If all of the underclassmen on this list declare, then the 2014 NFL Draft will enjoy a really deep wide receiver talent pool.
Any of the 10 players on this list could go in the first round, and there are even one or two more who wouldn't be big surprises either.
But because these guys are all so talented, it's easy to see the same stuff in different reports over and over again about how he's either fast, or big, or both and has "good hands."
So I'm going to take a little bit of a critical approach here and reveal some things I don't like, or just try to push the envelope with some of these explanations, comparisons and rankings.
For now, here are my top 10 wide receivers in the 2014 NFL Draft.
Cooks may be only 5'10", 180 pounds, but he ends the regular season second in the nation in receptions with 120 and first in yards with 1,670.
What makes Cooks so good? He's an incredibly quick and active receiver who has a knack for getting open and extending the play.
His lack of size and strength could relegate him to the slot in the NFL, which means his draft stock would be capped and he could have trouble jumping some of the prospects ahead of him.
Richardson is unique because at 170 pounds, most people would think he is under 5'10" and plays in the mold of a Tavon Austin—but Richardson is 6'1", and is a true outside receiver.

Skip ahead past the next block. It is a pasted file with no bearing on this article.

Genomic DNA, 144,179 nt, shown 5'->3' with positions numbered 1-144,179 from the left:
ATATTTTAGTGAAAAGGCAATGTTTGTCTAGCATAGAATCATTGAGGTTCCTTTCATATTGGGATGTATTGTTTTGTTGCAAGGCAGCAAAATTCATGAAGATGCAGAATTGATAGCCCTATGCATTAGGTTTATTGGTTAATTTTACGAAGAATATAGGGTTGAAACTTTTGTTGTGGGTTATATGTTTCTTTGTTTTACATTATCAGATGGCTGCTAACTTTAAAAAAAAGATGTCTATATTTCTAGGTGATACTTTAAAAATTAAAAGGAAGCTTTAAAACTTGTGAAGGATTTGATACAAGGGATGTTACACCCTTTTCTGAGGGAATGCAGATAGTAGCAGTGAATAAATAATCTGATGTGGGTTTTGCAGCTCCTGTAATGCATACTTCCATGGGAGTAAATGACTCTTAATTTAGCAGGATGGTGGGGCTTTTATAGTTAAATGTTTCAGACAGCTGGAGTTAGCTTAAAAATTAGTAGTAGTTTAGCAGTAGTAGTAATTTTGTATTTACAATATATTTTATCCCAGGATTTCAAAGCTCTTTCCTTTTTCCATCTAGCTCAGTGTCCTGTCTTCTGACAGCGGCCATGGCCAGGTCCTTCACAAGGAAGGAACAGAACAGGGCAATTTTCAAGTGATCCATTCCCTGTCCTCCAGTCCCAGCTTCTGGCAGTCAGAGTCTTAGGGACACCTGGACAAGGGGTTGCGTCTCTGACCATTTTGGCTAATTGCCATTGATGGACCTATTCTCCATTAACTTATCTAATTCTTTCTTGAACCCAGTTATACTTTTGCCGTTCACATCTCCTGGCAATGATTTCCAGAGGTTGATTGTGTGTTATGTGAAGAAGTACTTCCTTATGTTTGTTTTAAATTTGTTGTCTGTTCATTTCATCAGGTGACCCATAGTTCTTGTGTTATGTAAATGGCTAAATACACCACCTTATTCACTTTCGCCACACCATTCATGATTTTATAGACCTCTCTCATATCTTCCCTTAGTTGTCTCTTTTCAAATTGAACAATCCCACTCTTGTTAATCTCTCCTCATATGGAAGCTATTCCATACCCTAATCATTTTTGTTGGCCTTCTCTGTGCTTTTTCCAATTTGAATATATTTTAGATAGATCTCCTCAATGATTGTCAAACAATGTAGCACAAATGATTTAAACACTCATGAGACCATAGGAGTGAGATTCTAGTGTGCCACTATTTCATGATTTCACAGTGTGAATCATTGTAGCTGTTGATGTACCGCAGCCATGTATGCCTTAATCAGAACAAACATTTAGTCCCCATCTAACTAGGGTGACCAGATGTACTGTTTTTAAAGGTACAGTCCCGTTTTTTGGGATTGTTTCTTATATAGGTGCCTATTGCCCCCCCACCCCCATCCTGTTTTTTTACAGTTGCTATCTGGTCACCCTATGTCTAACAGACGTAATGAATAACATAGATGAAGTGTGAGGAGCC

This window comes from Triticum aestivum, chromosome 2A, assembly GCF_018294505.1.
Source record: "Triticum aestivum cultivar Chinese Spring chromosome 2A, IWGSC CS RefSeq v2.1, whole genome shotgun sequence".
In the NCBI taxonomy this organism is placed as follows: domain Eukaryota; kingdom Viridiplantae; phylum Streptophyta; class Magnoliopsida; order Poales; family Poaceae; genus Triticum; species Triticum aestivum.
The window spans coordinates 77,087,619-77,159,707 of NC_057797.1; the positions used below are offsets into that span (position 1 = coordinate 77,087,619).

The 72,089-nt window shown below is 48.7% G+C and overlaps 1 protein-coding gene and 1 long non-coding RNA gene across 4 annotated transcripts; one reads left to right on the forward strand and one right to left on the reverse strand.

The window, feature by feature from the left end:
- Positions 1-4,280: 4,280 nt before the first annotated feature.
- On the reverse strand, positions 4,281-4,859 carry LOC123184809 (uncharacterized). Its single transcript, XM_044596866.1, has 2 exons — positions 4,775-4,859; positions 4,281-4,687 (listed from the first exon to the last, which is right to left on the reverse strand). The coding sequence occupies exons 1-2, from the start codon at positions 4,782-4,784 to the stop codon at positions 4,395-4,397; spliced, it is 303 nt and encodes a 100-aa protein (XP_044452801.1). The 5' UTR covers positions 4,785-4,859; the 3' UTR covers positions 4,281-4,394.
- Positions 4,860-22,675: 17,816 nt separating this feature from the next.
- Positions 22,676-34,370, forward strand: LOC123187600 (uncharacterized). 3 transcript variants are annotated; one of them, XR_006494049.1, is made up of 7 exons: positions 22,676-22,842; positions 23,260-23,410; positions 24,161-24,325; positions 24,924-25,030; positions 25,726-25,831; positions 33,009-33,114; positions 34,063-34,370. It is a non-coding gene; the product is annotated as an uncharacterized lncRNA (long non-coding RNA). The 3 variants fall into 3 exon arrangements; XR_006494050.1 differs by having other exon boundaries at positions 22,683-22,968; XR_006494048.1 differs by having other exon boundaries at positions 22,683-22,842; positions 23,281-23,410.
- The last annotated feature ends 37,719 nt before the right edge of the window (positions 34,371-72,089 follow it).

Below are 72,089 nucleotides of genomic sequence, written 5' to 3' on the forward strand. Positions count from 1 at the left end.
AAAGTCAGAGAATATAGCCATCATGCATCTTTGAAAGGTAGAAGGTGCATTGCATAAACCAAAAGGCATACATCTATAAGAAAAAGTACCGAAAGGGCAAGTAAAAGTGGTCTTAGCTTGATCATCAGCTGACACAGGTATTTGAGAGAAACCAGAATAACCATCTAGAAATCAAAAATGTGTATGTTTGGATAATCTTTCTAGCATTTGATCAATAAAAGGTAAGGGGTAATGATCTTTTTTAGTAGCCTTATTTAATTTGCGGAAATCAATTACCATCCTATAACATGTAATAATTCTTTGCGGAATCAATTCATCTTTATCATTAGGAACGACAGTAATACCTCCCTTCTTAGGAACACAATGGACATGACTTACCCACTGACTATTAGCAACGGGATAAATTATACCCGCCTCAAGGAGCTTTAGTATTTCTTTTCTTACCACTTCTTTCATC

There are definitely some question marks about his extremely lean frame and his durability as he tore his ACL last year and has dealt with an ankle injury this season. He played through the ankle injury, however, which is a testament to his toughness—and he wasn't just out there going through the motions and playing safe.
The junior is averaging almost 7 catches and 112 yards per game.
Richardson, a team captain for the Buffs, has declared for the draft. Colorado fans will be sad to see such a tremendous player go, but he can have a heck of an NFL career if he puts on weight and stays healthy.
It's still pretty early to jump on the Benjamin hype train, so you still have some room if you want to hop on now.
He's the most physically imposing wideout in the class at a ripped 6'5", 234 pounds, and has unbelievable explosiveness, strength and coordination for such a tall guy, which leads to crazy plays like this and this.
But he is far from a finished product, and needs to work on all of the little things. For every big play he makes, he misses an easy one and that's something that needs to be improved.